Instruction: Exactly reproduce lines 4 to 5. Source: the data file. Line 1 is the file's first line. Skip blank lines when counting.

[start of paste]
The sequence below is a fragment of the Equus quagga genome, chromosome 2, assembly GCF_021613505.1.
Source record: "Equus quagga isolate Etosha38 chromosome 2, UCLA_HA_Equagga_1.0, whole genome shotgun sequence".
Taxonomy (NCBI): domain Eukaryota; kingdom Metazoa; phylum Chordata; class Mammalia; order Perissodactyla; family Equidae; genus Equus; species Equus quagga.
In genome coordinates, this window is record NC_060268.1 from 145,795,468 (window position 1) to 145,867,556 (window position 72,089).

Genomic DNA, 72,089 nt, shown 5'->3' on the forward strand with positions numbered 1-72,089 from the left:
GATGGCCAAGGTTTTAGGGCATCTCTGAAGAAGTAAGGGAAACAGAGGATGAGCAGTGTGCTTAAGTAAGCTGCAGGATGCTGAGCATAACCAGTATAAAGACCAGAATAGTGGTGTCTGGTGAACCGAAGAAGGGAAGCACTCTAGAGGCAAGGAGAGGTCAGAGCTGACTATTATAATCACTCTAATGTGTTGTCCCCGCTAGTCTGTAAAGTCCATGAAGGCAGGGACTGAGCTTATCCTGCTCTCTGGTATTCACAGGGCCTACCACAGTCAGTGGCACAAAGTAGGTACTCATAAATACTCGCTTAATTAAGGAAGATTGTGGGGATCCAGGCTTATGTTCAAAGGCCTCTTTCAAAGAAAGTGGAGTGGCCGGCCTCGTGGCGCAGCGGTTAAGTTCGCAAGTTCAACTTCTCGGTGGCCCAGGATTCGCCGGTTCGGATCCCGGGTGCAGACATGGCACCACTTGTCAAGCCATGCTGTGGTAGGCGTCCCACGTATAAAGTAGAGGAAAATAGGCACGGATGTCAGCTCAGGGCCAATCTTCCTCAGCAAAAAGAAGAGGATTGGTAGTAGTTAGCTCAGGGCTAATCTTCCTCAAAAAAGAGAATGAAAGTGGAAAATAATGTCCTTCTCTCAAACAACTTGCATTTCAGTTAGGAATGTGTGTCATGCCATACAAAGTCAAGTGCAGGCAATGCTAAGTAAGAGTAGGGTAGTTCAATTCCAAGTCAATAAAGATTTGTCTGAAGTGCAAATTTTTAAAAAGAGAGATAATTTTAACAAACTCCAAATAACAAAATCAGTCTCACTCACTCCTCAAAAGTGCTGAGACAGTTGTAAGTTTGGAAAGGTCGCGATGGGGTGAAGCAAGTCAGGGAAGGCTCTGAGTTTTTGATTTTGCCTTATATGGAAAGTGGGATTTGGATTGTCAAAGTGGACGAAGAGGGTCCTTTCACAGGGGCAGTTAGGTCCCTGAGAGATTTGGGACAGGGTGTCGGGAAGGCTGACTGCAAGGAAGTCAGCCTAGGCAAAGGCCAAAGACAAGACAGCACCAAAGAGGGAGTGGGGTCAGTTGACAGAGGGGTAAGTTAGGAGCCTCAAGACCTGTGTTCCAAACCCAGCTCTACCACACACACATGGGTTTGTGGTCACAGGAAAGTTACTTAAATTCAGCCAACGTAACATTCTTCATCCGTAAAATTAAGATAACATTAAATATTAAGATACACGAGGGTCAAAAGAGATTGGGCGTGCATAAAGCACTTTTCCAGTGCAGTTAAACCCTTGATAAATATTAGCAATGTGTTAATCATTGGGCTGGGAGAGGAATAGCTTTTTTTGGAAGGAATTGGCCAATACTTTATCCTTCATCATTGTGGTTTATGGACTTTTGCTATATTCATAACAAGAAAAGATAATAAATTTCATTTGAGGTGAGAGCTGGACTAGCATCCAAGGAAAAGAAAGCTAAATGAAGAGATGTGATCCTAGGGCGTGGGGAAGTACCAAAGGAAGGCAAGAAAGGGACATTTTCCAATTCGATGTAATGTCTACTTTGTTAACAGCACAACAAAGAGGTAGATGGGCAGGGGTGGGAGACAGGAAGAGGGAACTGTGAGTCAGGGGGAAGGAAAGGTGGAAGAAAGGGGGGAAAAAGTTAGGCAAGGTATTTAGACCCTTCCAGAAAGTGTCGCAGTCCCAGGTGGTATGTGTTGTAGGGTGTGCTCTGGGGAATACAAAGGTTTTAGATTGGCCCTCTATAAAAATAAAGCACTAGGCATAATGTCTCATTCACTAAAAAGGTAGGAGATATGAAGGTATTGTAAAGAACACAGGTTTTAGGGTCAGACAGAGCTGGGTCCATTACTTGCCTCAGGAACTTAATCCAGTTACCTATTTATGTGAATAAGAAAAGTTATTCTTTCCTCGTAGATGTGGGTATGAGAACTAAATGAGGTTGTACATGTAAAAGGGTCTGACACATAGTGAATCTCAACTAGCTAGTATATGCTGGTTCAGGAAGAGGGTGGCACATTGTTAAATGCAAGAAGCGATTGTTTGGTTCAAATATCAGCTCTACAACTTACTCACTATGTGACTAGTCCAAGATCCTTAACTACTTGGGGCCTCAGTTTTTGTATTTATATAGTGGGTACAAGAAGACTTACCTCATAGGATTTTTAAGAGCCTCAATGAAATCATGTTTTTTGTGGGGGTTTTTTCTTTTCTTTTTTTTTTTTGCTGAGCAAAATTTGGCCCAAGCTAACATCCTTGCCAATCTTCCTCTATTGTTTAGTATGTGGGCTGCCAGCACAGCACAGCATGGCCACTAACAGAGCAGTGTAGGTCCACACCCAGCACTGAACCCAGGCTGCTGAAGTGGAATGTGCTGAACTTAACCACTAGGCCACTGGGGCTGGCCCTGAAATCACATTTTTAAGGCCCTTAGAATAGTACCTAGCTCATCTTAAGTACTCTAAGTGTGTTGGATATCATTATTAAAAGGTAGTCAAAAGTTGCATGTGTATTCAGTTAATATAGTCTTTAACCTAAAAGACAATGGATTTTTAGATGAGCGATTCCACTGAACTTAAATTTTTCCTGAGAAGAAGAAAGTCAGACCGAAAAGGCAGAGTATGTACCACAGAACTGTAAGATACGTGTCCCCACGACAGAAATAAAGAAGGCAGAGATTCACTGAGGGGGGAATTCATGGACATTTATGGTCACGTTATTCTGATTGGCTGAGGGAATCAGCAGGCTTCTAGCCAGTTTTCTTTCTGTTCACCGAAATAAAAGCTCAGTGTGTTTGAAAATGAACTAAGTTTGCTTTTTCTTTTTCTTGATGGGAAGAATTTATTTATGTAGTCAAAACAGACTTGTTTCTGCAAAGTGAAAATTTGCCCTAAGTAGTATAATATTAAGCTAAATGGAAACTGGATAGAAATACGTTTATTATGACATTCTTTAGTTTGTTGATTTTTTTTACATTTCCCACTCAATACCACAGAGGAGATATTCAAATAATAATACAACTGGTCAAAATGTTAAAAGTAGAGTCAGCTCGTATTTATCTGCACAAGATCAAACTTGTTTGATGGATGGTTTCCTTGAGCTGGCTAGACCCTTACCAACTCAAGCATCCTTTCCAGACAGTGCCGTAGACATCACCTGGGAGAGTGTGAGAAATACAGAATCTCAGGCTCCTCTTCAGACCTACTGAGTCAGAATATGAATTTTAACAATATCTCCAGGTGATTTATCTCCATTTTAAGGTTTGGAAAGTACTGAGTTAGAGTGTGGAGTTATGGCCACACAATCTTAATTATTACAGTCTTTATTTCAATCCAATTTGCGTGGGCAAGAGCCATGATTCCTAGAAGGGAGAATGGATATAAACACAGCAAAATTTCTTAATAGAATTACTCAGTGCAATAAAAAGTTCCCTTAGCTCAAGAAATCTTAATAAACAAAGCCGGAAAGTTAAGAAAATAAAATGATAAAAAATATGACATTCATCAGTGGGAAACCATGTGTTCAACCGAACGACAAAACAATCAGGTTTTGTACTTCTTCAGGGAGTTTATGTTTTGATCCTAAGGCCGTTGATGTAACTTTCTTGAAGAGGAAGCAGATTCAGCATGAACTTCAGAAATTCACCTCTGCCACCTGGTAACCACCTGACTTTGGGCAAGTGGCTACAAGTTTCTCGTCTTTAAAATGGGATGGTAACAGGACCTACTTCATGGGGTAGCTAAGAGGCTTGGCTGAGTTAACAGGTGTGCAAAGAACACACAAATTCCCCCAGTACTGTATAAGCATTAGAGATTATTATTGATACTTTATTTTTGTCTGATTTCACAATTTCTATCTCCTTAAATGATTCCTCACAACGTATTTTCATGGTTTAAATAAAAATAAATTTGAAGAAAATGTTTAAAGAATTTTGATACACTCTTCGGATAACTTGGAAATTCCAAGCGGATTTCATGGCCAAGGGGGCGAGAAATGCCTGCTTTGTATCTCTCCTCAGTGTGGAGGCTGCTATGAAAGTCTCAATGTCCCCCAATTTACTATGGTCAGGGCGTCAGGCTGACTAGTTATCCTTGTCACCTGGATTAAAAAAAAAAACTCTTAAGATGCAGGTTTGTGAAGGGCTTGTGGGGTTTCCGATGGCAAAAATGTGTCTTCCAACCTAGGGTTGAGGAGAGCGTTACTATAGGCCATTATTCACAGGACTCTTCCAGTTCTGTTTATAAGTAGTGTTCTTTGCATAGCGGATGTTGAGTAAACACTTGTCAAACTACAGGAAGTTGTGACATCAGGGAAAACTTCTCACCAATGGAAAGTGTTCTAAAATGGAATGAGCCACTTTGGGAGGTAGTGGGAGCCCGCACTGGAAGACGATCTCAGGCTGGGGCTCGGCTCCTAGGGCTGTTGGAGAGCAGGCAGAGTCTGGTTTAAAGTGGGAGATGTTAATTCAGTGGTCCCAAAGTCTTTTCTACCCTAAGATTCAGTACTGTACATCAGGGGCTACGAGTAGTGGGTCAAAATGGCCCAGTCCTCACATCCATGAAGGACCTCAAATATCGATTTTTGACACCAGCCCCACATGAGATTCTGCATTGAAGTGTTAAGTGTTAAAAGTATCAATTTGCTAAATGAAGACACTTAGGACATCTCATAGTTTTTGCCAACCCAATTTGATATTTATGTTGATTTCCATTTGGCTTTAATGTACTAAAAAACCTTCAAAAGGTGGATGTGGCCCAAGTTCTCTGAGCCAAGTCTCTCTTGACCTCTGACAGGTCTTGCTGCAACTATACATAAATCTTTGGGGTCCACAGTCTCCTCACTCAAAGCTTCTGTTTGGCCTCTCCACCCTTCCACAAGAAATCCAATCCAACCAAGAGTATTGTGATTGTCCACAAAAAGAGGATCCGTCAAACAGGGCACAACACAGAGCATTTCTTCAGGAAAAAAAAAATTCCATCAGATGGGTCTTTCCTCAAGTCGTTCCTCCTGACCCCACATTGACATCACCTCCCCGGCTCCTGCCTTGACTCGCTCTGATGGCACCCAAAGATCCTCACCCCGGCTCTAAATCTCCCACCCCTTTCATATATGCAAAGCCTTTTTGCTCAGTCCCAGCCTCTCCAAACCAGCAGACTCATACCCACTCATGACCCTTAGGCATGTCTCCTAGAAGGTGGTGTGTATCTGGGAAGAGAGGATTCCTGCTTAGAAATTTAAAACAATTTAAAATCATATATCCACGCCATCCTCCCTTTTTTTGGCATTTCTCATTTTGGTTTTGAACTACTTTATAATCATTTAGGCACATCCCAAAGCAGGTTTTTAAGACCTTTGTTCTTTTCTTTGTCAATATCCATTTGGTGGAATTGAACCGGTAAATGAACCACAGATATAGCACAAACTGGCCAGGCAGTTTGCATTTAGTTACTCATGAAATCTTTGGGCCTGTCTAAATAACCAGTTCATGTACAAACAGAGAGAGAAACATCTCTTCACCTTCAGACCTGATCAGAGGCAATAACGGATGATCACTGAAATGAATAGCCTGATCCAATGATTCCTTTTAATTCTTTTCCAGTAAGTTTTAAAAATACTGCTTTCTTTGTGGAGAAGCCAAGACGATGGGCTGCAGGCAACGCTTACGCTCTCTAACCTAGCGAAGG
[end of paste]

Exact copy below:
In genome coordinates, this window is record NC_060268.1 from 145,795,468 (window position 1) to 145,867,556 (window position 72,089).

Genomic DNA, 72,089 nt, shown 5'->3' on the forward strand with positions numbered 1-72,089 from the left: